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i-banking or law

ChrisayChrisay Registered User Posts: 28 New Member
edited July 2007 in Law School
I am entering my junior year in college and I am starting to study for the LSAT. However, I am wondering if is worth it to go to law school. All of the top investment banks come to my campus and I might have the opportunity to get into one of them right away. Is it worth it to go to law school if you can get into a top investment bank right out of undergrad???
Post edited by Chrisay on

Replies to: i-banking or law

  • cartera45cartera45 Registered User Posts: 12,452 Senior Member
    That depends on whether you want to practice law or be an investment banker. I know that sounds flip, but do you have any idea which you would rather do?
  • brassmonkeybrassmonkey Registered User Posts: 1,491 Senior Member
    Why would you want to go to law school if you eventually want to work in an investment bank?
  • Milton RoarkMilton Roark Registered User Posts: 397 Member
    Assuming you like both fields equally, go with I-banking. You will work long-hours in both fields (assuming you plan on going into big law after law school). If you go into I-banking rather than law you will drop three years of an intense work-schedule. With law, you'll have to work yourself at law school (perhaps not as intensely as in I-banking) and you will still have to plug in long-hours to prove yourself once you graduate into a higher level firm (assuming that you would want to go to a higher level firm). If you go into I-banking you’ll be plugging long hours in the three years you would be at law school and moving closer towards a higher salary and possibly an early retirement.. You also won’t have to worry about debt as much and that means that you can start investing for an early retirement (or a Porsche, or a house). The opportunity cost of law school is not worth it in this case.
    Equation Format: Assume Early Retirement requires some amount of wealth (represented by the variable RW). To reach this take your income(I) minus your debt load (D) and times it by your MPS (marginal propensity to save) and you eventually figure out how many years (Y) you would need to work in order to retire early (or something like a house). RW=Y x MPS(I-D). Generally speaking investment bankers make more than corporate lawyers (with exception). Assume that RW= 1,000,000. Lets also assume that the new I-banker will make 250,000 and the new corporate lawyer 150,000. We’ll put the MPS at .4 (Forty percent of income is saved). We’ll factor the debt load as zero for the I-banker and 15,000 dollars for the lawyer. This debt burden will be phased out after ten years. Therefore, the equations are as follows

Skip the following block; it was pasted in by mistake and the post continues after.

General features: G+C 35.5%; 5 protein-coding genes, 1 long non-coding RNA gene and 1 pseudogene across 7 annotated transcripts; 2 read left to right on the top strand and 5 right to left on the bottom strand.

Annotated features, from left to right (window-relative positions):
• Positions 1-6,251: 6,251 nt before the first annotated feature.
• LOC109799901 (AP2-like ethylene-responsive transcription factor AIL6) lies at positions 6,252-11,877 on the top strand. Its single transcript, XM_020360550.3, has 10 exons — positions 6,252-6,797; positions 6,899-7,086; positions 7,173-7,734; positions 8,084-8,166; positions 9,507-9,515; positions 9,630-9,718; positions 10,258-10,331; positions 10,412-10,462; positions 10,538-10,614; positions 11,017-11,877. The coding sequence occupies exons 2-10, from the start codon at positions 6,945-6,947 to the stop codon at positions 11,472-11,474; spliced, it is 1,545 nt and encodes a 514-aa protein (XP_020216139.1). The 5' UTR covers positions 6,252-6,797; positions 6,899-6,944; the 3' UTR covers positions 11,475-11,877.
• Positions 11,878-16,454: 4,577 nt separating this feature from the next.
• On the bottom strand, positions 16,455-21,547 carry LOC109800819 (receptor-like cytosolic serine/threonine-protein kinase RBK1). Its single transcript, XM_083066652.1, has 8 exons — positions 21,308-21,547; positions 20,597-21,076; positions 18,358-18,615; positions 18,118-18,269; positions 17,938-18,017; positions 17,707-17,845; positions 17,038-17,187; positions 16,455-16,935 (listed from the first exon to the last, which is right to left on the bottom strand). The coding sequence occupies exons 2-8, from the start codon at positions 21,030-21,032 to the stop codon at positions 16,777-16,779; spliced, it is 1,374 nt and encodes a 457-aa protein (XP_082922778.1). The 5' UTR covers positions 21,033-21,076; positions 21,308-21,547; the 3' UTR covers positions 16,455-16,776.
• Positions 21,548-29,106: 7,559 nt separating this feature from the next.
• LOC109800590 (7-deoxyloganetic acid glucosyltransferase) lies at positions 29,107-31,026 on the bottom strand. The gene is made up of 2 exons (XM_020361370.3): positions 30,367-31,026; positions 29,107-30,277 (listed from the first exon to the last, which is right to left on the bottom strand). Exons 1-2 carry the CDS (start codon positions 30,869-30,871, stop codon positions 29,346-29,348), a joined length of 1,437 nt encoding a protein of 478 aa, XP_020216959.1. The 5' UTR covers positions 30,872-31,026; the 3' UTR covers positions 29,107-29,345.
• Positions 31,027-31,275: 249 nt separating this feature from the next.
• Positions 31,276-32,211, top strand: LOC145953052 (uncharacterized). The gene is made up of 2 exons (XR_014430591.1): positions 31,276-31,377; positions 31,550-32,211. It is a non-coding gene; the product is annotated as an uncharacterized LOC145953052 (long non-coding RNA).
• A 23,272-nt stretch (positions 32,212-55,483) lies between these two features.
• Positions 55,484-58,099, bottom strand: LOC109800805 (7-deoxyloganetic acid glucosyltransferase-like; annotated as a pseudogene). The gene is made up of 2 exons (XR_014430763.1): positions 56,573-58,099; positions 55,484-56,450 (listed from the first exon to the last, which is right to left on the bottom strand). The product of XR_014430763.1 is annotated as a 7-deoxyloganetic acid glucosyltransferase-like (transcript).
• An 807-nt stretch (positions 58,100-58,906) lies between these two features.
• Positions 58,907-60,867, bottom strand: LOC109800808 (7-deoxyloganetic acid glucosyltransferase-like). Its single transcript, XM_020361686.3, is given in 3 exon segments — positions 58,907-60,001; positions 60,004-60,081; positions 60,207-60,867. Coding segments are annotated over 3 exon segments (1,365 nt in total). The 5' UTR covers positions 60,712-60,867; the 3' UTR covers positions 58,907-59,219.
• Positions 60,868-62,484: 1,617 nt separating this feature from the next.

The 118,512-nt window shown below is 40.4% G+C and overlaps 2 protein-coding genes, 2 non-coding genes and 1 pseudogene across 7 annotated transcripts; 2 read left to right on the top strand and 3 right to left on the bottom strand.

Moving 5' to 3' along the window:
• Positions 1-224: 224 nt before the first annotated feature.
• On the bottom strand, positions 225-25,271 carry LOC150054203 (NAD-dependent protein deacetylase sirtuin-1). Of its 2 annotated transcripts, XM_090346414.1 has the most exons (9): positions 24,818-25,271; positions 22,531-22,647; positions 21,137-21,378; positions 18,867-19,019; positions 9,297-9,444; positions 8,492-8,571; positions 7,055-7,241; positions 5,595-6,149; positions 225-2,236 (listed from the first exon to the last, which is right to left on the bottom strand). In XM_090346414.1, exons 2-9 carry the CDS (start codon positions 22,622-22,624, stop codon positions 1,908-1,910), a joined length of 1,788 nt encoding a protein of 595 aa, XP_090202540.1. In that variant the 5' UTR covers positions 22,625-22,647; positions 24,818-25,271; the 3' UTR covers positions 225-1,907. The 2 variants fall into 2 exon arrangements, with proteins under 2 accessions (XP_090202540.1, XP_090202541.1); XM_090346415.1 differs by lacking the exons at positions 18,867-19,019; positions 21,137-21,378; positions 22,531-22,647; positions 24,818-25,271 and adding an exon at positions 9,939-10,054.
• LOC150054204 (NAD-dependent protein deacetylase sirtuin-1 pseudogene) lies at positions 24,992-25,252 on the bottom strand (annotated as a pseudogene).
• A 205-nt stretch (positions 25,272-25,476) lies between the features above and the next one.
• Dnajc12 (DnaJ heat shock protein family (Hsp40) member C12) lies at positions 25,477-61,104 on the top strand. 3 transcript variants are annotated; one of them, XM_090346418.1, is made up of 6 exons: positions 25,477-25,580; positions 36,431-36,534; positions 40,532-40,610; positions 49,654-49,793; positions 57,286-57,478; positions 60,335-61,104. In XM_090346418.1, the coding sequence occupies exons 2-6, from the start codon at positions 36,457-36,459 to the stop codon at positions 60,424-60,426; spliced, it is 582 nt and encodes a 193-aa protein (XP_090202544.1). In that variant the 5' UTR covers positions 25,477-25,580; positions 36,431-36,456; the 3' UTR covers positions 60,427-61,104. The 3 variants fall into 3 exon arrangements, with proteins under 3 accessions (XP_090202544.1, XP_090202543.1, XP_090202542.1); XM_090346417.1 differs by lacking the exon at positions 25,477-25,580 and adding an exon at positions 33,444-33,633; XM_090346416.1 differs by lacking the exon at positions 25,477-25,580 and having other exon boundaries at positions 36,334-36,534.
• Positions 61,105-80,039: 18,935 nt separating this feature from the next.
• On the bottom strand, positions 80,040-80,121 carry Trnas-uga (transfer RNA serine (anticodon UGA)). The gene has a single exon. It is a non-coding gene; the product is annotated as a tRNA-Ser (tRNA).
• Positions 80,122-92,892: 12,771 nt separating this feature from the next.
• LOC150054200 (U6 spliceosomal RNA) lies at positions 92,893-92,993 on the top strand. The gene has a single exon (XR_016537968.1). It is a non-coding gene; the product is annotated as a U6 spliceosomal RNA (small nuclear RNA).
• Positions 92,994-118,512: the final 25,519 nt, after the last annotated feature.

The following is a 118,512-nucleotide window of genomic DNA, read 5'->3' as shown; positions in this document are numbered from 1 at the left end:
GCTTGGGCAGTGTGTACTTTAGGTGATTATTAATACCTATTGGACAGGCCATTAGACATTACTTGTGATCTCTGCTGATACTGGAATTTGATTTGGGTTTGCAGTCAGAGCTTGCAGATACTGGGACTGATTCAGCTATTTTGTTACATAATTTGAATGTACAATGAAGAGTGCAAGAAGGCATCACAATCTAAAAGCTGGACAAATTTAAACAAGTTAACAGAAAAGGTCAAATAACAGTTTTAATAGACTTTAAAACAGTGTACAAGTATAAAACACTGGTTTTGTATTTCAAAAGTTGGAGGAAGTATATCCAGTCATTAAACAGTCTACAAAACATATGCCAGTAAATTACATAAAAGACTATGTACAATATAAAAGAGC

I-Banker: 1,000,000 = Y x .4(250,000-0). The I-banker with would then have roughly 100,000 dollars of her income put into some kind of savings each year (and we'll leave out the effect good investment would have on that money). The Lawyers Equation would be 1,000,000 = Y x .4(150,000-15,000). The lawyer would have 54,000 dollars to save yearly. After ten years the lawyer would have accumulated 540,000 dollars in their savings and the law school debt would be theoretically gone. Their equation would then be (RW-540,000= 460,000,000 = Y x .4 (150,000). They could then invest 60,000 dollars a year into early retirement (assuming their MPS stays the same). 460,000/60,000 = 7.67. Combine this with the years the lawyer spent paying off their debt and the number of years is 17.67. Then you have to add the three years with zero income (law school) it took to get the job in the first place. That equals out to roughly 20.67 years spent working vs. the 10 years the I-banker spent to gain the prescribed Early Retirement Wealth amount. Granted, this model doesn't consider taxation; however, pay in the financial fields is more flexible than in the legal fields (although that is changing somewhat). There are other limitations on the model but the general point is that in I-banking you will be able to retire earlier. If you worked the schedule of that lawyer you would be more likely to burn out and be less able to enjoy your early retirement or something of the like. In short, I-banking will benefit you more from the standpoint of wealth and the ability to stop working earlier in life. If you like law more, then this entire equation and the post as well is "gravy."